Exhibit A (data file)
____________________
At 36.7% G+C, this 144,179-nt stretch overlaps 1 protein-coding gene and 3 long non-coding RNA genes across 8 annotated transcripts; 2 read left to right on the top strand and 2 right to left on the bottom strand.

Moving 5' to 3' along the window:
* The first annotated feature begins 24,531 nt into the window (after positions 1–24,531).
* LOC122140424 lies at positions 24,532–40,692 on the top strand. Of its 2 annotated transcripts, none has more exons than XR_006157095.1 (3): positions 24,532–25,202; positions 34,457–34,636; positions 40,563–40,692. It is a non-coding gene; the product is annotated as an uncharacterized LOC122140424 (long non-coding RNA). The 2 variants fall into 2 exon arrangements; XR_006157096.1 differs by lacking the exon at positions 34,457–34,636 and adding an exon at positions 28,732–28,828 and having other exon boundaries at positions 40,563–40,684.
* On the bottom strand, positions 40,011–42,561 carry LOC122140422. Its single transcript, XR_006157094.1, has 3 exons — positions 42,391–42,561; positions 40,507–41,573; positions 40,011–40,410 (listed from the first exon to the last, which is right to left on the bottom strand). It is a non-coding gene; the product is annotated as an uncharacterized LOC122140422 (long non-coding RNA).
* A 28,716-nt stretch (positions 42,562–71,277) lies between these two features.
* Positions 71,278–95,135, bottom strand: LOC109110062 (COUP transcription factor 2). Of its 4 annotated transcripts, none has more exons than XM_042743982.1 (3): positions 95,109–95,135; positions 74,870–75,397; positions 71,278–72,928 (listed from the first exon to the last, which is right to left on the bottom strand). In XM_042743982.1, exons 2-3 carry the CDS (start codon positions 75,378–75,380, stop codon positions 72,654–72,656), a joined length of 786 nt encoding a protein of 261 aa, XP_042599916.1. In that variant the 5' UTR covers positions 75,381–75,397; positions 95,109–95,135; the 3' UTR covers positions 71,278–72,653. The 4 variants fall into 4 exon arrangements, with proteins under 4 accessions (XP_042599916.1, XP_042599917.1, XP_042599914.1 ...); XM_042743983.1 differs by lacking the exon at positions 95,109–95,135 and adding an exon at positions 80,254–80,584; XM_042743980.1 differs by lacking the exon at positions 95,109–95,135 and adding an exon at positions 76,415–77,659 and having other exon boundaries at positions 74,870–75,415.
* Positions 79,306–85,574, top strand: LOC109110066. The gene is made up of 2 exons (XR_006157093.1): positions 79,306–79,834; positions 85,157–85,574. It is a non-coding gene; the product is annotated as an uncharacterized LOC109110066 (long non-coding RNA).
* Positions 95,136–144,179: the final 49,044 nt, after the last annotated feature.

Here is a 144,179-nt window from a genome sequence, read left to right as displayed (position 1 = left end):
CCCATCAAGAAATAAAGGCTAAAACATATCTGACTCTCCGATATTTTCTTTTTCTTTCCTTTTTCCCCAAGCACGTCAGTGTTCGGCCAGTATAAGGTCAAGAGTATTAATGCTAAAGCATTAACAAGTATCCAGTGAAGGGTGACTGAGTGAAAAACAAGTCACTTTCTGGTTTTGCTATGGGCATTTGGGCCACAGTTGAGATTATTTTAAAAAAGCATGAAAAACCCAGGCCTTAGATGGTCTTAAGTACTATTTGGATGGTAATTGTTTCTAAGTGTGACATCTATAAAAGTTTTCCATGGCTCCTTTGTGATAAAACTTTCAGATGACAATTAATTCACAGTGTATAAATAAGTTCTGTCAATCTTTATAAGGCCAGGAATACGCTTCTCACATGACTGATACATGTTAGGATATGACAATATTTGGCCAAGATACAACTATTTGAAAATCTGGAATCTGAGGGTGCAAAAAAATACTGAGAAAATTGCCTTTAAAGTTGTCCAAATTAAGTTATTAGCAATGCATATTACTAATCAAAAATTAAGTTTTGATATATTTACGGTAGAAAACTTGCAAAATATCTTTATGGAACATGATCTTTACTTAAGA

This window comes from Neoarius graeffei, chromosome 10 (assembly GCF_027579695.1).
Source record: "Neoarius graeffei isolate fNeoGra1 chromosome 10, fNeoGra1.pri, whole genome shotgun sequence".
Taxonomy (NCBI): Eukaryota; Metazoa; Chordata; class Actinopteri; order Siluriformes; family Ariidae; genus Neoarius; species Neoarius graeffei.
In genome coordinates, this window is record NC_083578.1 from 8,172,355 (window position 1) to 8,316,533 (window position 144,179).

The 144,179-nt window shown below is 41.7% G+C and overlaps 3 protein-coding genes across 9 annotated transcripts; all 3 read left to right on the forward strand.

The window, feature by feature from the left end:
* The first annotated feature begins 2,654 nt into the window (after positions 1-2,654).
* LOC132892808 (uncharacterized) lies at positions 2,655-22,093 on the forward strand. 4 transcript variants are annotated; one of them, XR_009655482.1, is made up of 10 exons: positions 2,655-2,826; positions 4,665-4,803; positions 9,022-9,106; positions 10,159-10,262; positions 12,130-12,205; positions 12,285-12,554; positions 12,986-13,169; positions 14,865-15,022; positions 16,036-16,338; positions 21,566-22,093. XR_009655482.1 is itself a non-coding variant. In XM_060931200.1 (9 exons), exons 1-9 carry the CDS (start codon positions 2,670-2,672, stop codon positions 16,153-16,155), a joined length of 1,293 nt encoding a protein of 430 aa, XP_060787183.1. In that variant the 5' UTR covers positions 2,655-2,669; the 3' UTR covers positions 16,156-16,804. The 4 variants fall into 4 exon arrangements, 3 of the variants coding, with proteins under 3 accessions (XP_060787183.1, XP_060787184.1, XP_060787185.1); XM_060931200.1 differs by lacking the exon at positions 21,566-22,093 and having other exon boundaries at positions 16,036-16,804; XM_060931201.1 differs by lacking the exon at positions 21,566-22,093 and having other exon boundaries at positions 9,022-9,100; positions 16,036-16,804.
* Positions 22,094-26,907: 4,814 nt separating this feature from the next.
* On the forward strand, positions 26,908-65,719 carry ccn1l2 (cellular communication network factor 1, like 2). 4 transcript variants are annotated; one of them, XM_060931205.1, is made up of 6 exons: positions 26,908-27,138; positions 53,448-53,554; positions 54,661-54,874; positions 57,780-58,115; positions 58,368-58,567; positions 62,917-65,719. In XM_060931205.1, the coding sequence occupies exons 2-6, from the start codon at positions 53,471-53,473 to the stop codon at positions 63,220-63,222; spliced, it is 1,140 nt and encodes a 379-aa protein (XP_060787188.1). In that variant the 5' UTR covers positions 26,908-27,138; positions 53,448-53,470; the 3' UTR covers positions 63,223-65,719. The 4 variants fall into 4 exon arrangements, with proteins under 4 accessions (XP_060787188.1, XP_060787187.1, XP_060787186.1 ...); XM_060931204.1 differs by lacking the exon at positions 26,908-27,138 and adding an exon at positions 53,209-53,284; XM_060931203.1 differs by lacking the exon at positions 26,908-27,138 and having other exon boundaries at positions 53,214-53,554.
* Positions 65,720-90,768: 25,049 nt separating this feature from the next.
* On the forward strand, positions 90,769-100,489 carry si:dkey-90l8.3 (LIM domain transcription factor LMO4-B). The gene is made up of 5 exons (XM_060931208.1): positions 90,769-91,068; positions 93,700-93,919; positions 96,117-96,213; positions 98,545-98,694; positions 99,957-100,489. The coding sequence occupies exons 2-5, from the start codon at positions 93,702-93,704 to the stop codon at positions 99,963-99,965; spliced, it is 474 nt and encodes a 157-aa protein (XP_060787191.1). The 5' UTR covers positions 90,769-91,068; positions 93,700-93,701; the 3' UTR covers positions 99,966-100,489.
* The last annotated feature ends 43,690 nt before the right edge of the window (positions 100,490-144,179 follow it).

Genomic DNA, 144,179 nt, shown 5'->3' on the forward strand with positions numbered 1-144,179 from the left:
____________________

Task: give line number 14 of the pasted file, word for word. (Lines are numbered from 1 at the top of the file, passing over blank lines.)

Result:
Taxonomy (NCBI): Eukaryota; Metazoa; Chordata; class Actinopteri; order Siluriformes; family Ariidae; genus Neoarius; species Neoarius graeffei.